“Okay, let’s see if it works.”
Dan Holmes, whose byline is appearing frequently in the Beacon these days, pulled out his smart phone. He tapped away and then looked …
“Okay, let’s see if it works.”
Dan Holmes, whose byline is appearing frequently in the Beacon these days, pulled out his smart phone. He tapped away and then looked up.
“What’s the story?” he asked.
I came up with a scenario: The City Council approved a $450 million budget last night over the protests of a raucous crowd that gives all employees 10 percent raises and hikes taxes. I threw in a few more details like the size of the audience and the meeting didn’t end until midnight.
Dan punched in the information. He showed me the screen. It took up two lines. It was the bare facts, albeit made up information.
I wondered what he planned next. We simply waited less than a minute before text popped up his cellphone screen. It was a 200 word story based on what ChatGPT had been given. The story focused on the tax hike and the protests and then got into the raises and the size of the budget.
Envisioning the next technological leap – computers deciding what facts are worthy of reporting – I said, “You know what this means for us, we don’t need reporters.”
Dan raised the issue of ChatGPT as we talked over story ideas. Dan is a part-time English tutor at New England Institute of Technology. Since the release of the ChatGPT and its temporary free use within the last 10 days the media has buzzed with stories of how the program can be used to churn out term papers on esoteric topics that can’t be detected by professors. Its chink, according to stories in the New York Times an Wall Street Journal, is mathematics although I’m not sure what that means.
At its core is artificial intelligence.
Imagine in addition to telling Siri to call your mother, asking her what to say and how to say you won’t be able to attend your parents’ 60th wedding anniversary party because you just got tickets to the Super Bowl. Maybe that’s impossible now, but the point being so much information about you and the people you associate with is available digitally from photos to what you order for takeout that AI can compose something that fits your profile and your mother’s so she is going to embrace when she learns the Super Bowl is more important than her anniversary. It will be so good that she’ll kiss you.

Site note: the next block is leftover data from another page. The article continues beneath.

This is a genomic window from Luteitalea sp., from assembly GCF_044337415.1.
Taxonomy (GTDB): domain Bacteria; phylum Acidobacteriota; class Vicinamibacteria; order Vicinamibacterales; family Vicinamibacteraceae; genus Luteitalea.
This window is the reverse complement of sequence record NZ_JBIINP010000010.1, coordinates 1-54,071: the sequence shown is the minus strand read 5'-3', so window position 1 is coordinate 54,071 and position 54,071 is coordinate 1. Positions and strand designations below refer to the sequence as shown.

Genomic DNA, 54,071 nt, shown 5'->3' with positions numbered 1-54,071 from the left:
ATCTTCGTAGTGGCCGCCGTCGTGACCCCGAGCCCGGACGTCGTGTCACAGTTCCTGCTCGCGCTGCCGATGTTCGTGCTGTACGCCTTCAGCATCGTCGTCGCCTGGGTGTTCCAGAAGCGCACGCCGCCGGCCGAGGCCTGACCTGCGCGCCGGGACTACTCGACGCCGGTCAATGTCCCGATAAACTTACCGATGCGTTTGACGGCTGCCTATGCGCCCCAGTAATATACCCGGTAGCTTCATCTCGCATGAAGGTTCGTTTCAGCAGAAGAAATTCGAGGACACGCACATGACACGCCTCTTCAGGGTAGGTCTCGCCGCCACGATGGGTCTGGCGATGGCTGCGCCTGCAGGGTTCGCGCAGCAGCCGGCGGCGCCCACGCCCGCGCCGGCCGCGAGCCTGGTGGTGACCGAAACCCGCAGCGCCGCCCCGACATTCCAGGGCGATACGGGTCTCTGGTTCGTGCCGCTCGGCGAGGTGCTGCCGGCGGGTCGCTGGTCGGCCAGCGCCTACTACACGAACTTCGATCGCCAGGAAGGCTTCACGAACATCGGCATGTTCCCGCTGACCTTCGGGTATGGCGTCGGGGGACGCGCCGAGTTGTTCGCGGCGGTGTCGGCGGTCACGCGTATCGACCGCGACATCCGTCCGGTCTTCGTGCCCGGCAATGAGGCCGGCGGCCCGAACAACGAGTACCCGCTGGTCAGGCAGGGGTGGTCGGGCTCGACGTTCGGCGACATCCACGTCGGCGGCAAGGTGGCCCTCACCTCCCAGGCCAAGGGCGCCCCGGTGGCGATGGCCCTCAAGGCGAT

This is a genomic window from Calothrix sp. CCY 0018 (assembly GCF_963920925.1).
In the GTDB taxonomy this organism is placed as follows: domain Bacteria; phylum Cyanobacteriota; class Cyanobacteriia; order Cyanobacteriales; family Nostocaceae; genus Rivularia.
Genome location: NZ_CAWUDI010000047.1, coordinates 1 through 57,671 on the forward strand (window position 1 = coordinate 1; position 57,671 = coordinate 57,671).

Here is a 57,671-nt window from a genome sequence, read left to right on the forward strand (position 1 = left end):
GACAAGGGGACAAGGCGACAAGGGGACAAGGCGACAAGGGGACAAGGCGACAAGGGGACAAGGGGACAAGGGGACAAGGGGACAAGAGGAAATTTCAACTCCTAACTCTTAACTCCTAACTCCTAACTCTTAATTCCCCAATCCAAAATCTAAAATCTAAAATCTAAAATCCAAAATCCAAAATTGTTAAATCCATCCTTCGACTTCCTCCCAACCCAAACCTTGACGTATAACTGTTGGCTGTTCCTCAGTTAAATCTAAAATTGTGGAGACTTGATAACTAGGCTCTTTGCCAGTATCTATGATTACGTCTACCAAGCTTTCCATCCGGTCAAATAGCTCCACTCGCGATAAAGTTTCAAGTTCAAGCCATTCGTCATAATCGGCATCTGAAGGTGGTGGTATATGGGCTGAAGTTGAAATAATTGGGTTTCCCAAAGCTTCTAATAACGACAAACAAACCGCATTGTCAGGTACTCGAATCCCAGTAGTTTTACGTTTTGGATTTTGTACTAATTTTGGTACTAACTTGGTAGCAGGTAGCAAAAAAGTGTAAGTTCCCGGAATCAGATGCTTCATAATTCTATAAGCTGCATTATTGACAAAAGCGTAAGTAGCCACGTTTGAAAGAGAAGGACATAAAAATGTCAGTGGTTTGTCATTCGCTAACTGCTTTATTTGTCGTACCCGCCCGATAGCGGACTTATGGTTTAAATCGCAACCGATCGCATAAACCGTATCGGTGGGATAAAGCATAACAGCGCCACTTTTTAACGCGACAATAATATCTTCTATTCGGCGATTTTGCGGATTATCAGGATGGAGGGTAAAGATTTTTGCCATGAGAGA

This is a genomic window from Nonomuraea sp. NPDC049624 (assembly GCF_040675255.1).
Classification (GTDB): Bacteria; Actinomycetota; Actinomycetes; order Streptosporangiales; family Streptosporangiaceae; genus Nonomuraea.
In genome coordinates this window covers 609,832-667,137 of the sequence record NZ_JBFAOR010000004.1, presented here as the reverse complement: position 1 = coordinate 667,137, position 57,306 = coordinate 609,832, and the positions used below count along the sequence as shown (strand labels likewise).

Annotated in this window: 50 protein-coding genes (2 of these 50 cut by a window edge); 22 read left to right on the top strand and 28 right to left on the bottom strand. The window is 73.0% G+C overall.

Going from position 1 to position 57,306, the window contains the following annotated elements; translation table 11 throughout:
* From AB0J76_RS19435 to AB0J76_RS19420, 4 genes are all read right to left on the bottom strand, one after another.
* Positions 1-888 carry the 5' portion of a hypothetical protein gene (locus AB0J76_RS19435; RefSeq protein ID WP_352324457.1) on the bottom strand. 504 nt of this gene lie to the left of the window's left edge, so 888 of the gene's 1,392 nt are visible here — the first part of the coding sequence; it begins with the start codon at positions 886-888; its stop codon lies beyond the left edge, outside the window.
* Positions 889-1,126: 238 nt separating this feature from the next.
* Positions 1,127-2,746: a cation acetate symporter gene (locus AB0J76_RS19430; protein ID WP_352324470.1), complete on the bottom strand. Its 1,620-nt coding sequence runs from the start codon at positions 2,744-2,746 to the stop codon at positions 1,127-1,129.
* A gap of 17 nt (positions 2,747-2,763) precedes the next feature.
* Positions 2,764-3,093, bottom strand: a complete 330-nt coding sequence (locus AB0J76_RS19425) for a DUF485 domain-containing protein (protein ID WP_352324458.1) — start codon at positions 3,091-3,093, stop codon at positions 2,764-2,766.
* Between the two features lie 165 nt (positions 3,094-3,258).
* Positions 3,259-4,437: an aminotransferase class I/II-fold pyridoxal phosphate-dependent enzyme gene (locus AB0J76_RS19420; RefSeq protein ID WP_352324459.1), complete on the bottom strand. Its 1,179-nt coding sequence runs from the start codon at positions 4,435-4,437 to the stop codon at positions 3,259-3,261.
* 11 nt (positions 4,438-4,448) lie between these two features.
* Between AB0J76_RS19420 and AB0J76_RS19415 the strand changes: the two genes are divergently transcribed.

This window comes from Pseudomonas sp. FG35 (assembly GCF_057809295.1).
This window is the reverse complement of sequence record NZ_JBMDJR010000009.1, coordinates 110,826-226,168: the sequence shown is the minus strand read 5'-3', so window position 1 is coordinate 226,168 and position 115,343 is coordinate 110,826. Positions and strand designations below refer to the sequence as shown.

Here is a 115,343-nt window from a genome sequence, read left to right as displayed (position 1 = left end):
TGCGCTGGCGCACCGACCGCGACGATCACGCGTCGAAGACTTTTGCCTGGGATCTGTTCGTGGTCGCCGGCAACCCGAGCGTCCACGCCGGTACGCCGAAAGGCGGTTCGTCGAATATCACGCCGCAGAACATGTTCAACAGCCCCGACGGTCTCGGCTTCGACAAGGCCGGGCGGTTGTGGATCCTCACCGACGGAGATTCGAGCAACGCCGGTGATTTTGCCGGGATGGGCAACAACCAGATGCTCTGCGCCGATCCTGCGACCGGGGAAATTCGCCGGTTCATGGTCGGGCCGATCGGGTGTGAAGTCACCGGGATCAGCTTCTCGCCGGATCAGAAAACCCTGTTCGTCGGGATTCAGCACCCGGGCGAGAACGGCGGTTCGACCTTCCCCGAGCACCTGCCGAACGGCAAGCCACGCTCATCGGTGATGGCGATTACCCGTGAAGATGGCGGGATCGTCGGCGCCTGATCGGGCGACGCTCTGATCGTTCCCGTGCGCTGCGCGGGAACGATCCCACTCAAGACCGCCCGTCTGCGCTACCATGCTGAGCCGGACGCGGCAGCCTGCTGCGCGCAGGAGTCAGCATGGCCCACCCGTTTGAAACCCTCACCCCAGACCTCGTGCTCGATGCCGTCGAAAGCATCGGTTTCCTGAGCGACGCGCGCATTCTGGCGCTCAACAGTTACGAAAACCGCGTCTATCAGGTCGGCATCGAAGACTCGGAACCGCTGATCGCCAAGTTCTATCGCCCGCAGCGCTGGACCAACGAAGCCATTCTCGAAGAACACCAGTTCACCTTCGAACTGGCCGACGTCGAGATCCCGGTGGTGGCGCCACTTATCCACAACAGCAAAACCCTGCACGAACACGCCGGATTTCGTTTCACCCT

For full disclosure, I haven’t learned enough about ChatGPT to say it can produce the perfect reason for skipping your parents’ 60th. However, the possibilities of the program and the issues it is bound to raise became more and more evident as Dan spent another 20 minutes with it.
My question was whether the system would automatically research the background to stories it was asked to write. Dan said the advanced versions do but what is offered free at this time can’t. So as to give AI another shot, I took recent ratification of the firefighters’ and key points of discussion. This time I emailed Dan the list rather than giving it to him verbally. He went with what I gave him and then on a second run added the fiscal note prepared by City Finance Director Peder Schaefer. ChatGPT produced a wordy document that had me convinced I’m no good at math and it is.
I can tell you this technology will raise questions far beyond the veracity of term papers. It’s not hard to imagine candidates for office facing off in debate, wearing some form of hidden ear buds as they deflect each others attacks and spell out a platform that fits their character and is geared to appeal to the public. And it’s not had to imagine the news media will use AI to cover the event as well. We’ll be steeped in AI.
One thing you can count on, this column was not written in 30 seconds by ChatGPT and that you’re going to be reading more about ChatGPT and how the academic community plans to cope with the technology.
Meanwhile, tell mom the truth: You love her this weekend; you love the Super Bowl more.
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